Sometimes you have to spend good money for art supplies and sometimes – you don’t. For instance, you can get a lot of beautiful, mysterious, and dramatic effects with leftover tea and coffee for free.
- Tea stained pages. Simply soak pages in strong tea (I use double the tea bags for a heavy brew) for a few minutes for a pale shade or overnight for a deeper patina. If you rotate the pages while still damp, the tea will travel over the paper and then pool in different parts so that the staining is irregular. This can also be done with coffee.
- I prefer to get a light, parchment colour with tea and then use coffee for mark-making. While you can use it straight out of the pot, I always take the day’s leftovers and leave them in an open container overnight. The water evaporates a little making an even stronger brew. (I actually let my coffee evaporate for several days. It is not always intentional – I just get behind on stuff and it sits there waiting for me, getting darker and darker.) You can also use instant coffee and make it even stronger.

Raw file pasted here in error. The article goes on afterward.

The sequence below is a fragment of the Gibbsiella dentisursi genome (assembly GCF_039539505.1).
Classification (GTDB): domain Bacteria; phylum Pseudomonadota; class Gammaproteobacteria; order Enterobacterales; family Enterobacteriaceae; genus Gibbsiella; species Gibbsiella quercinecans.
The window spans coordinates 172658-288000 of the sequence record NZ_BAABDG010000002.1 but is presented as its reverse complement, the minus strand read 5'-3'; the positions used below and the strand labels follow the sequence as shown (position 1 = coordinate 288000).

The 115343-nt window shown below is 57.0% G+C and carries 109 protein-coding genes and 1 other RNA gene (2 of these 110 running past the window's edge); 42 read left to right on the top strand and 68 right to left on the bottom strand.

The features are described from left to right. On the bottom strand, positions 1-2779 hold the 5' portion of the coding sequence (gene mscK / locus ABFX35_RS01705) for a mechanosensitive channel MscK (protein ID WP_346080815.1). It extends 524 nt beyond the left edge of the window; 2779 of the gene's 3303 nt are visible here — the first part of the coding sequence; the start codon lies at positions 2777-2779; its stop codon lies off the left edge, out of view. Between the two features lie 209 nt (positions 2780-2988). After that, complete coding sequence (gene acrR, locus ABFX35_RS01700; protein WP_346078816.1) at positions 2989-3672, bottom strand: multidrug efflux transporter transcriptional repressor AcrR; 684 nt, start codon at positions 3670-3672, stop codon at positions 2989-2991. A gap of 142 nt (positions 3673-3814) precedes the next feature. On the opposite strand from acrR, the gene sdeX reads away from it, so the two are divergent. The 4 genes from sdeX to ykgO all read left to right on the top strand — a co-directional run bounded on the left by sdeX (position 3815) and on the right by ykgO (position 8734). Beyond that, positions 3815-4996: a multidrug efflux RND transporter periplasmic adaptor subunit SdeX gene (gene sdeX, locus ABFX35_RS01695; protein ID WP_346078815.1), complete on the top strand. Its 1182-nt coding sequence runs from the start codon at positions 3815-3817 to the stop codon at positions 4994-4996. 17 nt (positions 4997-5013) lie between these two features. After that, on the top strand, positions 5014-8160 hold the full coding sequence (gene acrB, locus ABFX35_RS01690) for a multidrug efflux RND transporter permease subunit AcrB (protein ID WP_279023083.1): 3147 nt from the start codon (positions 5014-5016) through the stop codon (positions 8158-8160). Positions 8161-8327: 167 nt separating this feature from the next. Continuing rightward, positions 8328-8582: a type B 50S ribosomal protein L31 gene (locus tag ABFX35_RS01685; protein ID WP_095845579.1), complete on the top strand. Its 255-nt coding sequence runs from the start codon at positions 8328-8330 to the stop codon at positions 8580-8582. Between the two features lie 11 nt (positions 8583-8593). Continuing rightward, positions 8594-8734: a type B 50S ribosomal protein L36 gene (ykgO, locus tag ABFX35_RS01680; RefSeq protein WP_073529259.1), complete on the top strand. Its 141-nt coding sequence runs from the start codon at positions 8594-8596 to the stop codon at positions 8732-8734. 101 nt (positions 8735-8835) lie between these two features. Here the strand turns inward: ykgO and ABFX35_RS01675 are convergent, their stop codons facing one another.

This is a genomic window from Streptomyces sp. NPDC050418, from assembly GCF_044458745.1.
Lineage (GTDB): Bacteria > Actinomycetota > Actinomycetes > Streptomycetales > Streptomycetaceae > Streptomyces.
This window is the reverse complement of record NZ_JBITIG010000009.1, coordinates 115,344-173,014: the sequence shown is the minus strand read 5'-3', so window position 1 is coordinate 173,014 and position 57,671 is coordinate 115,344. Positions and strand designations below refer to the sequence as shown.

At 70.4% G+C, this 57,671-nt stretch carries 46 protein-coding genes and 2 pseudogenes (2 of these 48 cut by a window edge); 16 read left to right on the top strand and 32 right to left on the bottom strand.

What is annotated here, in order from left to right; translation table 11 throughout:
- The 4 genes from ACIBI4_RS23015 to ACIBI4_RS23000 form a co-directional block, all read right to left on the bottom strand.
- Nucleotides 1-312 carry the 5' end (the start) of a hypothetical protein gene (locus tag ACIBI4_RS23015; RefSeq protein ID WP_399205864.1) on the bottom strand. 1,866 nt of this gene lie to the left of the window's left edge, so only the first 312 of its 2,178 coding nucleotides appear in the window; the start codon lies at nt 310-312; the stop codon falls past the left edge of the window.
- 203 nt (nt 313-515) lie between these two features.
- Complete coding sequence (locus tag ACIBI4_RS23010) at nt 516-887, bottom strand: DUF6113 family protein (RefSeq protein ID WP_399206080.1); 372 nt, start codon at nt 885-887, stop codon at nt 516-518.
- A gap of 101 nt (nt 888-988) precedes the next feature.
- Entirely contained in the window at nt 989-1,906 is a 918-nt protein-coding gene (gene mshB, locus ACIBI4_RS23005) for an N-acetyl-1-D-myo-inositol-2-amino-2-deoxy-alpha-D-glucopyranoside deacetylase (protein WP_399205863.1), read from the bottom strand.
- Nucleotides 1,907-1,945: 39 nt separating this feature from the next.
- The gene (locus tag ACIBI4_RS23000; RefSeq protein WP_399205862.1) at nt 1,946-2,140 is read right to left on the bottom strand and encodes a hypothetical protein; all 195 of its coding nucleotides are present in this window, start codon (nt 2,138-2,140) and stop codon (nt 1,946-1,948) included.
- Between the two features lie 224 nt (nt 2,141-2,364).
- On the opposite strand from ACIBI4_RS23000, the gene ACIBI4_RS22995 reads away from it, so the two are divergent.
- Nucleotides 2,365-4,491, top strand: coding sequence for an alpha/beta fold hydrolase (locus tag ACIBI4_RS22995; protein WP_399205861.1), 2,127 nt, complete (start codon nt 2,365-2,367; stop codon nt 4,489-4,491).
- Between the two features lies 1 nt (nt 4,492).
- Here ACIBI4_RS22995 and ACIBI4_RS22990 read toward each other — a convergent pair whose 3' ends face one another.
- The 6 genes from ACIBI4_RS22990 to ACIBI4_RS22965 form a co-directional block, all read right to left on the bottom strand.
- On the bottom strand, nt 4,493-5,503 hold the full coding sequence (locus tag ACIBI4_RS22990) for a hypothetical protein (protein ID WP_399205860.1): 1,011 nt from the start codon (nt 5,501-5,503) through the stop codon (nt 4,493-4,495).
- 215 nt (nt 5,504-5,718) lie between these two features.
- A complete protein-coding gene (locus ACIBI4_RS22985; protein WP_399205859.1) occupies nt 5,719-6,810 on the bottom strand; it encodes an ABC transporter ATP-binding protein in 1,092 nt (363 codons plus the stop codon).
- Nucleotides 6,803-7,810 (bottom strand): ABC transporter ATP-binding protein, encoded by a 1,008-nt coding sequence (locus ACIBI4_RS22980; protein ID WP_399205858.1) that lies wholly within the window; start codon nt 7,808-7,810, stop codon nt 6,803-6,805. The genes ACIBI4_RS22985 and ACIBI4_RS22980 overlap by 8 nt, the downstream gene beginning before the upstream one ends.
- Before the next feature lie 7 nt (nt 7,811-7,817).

- Add coffee to either a white page or one that has been tea-stained. Pour by hand or use an eyedropper. Here I have used a turkey baster. Makes little rivulets of coffee streams, then rotate the page so that it runs and pools in different places. By the way, this will give your pages a coffee aroma. If this bothers you, you can then soak it in clean water (this may lighten the effects) and allow to dry again. Me, I can’t be bothered, so I turn the scented thing into a plus, a further sensual aspect to the page and your project.
- Press wet pages together at this point to make a Rorshach test-like blot.
- Use with stencils. While I am using a fancy tool, a cheap cosmetic sponge or stencil dauber will do just fine.
- Tear the edges of your pages for a faux, deckled edge, then use the coffee to instantly “age” your edges.
- Use tea to add shadows to your figures in your sketchbooks using a brush.
- You can also use tea bags for mark-making on a white page. Take a used tea bag and pounce away on the page. You want the tea bag to be a bit soupy for a variety of tones.
Important note! Even after the paper has dried thoroughly, some inks will feather, especially fountain pen inks. Test carefully before writing on your finished project!
To see how the tea bag can then be used in projects, go to my post here: